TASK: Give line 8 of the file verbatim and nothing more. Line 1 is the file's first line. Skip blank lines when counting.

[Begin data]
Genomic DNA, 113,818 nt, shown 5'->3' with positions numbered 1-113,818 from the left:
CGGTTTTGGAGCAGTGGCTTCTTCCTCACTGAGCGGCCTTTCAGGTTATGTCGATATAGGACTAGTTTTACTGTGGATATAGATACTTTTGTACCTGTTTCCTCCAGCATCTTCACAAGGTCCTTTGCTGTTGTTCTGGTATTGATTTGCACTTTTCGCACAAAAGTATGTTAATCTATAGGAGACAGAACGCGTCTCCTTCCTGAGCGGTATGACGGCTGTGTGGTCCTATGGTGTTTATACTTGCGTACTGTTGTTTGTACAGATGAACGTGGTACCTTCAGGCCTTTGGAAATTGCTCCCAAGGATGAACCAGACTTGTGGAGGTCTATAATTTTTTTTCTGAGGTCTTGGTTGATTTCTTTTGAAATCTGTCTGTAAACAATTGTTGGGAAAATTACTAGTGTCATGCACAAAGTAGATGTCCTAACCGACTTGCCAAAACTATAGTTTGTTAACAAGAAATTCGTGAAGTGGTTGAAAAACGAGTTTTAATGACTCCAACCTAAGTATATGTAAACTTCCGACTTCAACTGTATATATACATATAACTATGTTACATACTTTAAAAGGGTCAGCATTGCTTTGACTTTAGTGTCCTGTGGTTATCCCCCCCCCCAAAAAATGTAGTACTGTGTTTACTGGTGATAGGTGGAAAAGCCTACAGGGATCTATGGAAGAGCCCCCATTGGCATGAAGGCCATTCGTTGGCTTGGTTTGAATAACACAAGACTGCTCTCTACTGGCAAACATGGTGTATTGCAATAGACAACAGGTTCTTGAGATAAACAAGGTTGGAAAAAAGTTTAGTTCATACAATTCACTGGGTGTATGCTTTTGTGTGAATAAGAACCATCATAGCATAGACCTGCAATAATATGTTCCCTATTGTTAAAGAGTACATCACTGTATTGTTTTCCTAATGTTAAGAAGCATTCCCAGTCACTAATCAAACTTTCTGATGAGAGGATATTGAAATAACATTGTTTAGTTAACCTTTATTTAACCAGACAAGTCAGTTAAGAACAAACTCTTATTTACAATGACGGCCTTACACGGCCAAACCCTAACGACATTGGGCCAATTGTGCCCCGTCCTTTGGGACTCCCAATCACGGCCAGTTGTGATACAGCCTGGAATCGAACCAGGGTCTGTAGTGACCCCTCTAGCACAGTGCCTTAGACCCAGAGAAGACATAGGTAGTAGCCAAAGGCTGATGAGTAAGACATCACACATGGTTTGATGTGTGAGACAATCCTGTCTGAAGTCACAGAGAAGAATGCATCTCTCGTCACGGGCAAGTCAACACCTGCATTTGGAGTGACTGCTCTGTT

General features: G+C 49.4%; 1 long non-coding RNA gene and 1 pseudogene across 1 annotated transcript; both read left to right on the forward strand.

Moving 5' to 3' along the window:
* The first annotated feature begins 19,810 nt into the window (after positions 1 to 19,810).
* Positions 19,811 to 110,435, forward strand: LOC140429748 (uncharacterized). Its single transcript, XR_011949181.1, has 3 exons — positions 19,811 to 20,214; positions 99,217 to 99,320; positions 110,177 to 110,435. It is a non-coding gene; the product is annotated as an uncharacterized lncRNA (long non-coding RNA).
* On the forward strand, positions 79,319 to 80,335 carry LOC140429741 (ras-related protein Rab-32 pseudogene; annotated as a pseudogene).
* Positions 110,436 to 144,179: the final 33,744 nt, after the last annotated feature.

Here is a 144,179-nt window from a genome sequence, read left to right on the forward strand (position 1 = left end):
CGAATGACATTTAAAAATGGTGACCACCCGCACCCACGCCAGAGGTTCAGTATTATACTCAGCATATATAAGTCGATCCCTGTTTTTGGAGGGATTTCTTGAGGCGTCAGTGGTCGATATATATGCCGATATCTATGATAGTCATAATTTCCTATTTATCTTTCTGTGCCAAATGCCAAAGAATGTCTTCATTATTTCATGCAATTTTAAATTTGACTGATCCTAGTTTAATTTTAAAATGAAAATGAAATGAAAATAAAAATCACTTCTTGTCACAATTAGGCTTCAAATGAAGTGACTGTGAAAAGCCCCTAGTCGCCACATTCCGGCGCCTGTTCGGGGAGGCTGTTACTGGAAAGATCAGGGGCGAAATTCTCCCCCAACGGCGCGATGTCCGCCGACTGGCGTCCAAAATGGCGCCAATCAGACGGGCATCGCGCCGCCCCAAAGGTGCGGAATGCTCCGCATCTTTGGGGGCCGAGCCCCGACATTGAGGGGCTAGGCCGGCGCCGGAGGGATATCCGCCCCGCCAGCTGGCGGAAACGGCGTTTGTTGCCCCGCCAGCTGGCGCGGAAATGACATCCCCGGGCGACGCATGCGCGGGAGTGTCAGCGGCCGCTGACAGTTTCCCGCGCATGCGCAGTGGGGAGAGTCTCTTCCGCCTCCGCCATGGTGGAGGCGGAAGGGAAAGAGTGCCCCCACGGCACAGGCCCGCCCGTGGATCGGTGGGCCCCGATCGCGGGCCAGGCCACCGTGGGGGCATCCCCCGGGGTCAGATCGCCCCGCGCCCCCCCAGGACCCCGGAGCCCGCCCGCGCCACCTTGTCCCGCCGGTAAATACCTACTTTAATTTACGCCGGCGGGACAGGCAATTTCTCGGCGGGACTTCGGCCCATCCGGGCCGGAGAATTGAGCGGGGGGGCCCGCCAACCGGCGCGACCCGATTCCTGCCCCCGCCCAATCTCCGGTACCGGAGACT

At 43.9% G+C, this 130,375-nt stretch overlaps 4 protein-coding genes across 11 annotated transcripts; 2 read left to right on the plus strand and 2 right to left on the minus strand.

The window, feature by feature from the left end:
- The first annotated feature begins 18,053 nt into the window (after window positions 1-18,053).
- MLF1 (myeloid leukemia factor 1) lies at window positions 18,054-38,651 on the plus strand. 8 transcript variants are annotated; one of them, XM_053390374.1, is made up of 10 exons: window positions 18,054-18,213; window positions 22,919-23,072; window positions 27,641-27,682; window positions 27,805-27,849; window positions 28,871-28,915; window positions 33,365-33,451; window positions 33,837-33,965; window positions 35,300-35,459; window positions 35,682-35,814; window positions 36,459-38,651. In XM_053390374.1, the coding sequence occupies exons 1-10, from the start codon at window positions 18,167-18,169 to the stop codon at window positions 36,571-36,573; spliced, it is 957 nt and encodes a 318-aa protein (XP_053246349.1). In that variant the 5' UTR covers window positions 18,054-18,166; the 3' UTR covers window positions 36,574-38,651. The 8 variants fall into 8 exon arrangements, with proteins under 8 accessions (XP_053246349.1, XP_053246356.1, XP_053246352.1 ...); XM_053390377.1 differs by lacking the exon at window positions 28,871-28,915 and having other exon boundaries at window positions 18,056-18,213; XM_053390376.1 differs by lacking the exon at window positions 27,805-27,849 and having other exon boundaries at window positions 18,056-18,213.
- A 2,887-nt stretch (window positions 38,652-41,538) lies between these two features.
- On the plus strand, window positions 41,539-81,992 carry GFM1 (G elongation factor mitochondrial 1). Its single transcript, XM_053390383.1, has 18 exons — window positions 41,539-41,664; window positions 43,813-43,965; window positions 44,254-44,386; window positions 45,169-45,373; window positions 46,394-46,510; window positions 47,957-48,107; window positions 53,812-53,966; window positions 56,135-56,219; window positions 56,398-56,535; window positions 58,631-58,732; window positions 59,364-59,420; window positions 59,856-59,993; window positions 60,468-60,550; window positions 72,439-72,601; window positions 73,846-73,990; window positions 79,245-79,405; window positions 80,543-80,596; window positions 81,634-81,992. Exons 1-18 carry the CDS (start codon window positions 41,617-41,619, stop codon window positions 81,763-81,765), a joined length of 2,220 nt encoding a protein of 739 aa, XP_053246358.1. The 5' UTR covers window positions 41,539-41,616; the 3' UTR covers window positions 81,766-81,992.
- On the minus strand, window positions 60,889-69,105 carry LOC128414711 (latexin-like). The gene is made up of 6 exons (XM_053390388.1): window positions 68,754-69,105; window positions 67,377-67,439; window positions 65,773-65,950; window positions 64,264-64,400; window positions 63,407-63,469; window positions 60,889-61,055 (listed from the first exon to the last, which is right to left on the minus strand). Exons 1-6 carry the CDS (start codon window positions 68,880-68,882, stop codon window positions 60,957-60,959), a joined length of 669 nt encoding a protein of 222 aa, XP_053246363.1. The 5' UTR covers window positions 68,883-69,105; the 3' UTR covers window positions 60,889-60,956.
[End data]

* Positions 110,436 to 144,179: the final 33,744 nt, after the last annotated feature.